10 Best Body Horror Movies of All Time, Ranked – MovieWeb

Body Horror is a genre that makes a spectacle of flesh. From Titane to The Thing, these are the best all of time.
Body horror uses the terror of mutation, body dysphoria, mutilation, and dismemberment to not only shock, but to also tell us something about ourselves. Whether it be the current state of political affairs, societal limits on controlling humans' primal urges, and all things we lay to rest deep in our unconscious. The body horror film is elemental and deepens its terrors with practical effects often putting digital technology to the side. Instead, showing us man at its worst and rectifying a society's fear of itself.
David Cronenberg is a master of the genre, as is John Carpenter, having built a stellar filmography throughout the decades, sharpening their wits and use of violence as technology grows. The two remain the same voice but never repeat themselves. The 1980s are a genre at the peak of its power, but lately, the horror industry is growing and has been a model of success for Hollywood. With new directors ingratiating their work, like Julia Ducournau of France, these are 10 of the best body horror films.
Sex and violence are always intrinsically linked in the works of Cronenberg. So, using his panache for body horror to literalize and warn against the terror of screens seemed like a natural world for the director to inhabit. Casting the fiery James Woods as the desperate TV producer to take the audience down the rabbit hole of taboos, secret television shows, and conspiracy broadcasts was a perfect choice. With some unforgettable analog effects, like the remote control arm, Cronenberg used horror to Trojan horse his political ideology most effectually delivering another disgusting tale in Videodrome.
Related: Best Body Horror Films of the '80s, Ranked
Brian Yuzna takes all the sheen of sun-soaked suburbia, 80s excess, and wealthy socialites and turns it into a perverse nightmare. Taking the paranoia we all have of secret societies, what the other side of the coin may look like, and the utter disdain some have for the better-off, instead, it's a body horror nightmare. As a young kid, Billy goes deeper into his parent's social life, attempting to create a life for himself after high school, and discovers something psychotic and horrifying. Yuzna offers up one of the most terrifying conclusions of the 80s and goes full body dysphoria. Society is a surreal and visceral experience.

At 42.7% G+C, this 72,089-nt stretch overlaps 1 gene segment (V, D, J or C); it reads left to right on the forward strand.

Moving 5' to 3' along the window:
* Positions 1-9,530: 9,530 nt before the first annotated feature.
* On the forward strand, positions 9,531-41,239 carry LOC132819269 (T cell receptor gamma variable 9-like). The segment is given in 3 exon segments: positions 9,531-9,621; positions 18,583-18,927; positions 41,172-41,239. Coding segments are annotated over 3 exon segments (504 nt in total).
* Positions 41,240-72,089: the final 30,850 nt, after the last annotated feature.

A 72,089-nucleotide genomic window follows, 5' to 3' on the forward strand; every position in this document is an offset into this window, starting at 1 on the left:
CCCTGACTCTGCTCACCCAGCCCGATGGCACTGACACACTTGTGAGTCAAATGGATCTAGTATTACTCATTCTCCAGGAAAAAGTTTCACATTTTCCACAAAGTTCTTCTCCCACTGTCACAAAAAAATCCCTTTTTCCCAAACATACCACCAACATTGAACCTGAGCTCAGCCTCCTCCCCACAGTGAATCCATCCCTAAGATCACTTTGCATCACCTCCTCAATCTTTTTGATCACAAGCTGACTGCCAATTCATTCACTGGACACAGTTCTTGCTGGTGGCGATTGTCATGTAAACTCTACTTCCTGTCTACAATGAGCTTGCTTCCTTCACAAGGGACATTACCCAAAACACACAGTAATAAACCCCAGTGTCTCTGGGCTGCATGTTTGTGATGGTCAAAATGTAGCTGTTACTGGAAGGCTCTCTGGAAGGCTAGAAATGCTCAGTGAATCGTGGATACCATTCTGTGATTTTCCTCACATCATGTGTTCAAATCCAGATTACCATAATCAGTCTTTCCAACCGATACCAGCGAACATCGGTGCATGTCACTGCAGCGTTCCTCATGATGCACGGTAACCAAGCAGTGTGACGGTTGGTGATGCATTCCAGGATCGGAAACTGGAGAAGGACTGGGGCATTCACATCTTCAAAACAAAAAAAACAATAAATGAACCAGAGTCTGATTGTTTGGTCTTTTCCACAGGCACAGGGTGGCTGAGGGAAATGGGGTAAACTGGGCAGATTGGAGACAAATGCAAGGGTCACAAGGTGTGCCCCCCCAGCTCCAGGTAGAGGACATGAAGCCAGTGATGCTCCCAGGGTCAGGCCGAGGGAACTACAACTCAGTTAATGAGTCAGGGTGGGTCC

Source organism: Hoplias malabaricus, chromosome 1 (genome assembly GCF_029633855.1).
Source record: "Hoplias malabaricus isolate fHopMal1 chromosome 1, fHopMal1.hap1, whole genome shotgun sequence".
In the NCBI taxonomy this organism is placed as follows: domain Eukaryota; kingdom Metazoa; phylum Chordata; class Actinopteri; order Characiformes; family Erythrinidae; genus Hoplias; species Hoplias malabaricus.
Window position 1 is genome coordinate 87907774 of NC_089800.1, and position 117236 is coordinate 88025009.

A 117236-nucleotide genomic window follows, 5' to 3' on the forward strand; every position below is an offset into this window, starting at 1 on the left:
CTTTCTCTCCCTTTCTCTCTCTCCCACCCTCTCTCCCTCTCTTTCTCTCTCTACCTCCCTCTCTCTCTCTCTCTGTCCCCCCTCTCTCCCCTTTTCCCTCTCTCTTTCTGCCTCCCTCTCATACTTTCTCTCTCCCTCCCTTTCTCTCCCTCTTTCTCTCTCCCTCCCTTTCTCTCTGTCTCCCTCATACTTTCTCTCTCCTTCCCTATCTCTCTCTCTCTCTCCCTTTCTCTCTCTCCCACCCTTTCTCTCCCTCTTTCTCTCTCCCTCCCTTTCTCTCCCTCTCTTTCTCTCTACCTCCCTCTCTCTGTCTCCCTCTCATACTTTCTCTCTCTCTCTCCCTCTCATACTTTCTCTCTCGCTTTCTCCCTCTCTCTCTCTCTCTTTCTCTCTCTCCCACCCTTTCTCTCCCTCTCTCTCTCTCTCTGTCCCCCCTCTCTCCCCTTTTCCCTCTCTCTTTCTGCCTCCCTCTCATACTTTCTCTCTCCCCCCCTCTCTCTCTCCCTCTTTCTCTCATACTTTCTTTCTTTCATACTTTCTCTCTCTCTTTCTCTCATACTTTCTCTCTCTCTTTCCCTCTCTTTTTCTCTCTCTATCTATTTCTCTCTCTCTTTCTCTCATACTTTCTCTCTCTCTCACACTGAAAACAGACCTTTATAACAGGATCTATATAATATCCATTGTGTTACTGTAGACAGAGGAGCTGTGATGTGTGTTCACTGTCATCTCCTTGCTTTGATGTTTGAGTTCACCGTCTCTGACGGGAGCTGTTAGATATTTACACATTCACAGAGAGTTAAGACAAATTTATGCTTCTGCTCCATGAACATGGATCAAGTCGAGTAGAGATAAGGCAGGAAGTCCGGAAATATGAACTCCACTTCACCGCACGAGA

French filmmaker Julia Ducournau's debut film Raw announced a major talent to the world of cinema and her follow-up, the Palme d’Or winning Titane, made clear she's just getting started. An evocative tale of body horror by way of fusing the body with heavy metal engineering, Ducournau sets out to shock but also soften the blow of the body terror with its huge heart. Pushing her ability to show the malleability of the human flesh and how we relate to one another, Titane features two brilliantly empathetic and beautifully broken performances from Vincent Lindon and Agathe Rouselle. As the two become an odd-paring after Agathe goes on the run for murder, the body becomes transgressed, repressed, and then freed.
The mad scientist is the perfect vessel for body horror. Moving at a breakneck speed, Stuart Gordon’s Re-Animator indulges all the 80s analog viscera to hilarious and grotesque ends. As a group of college students gets mixed up in experimental drugs that begin to reanimate dead tissue and bodies, the Frankenstein of it all comes in murderously explicit ways. Indulging in total primal disgust, the severed heads that talk and the naked bodies begin to mix for a deliriously entertaining divergent into body terror.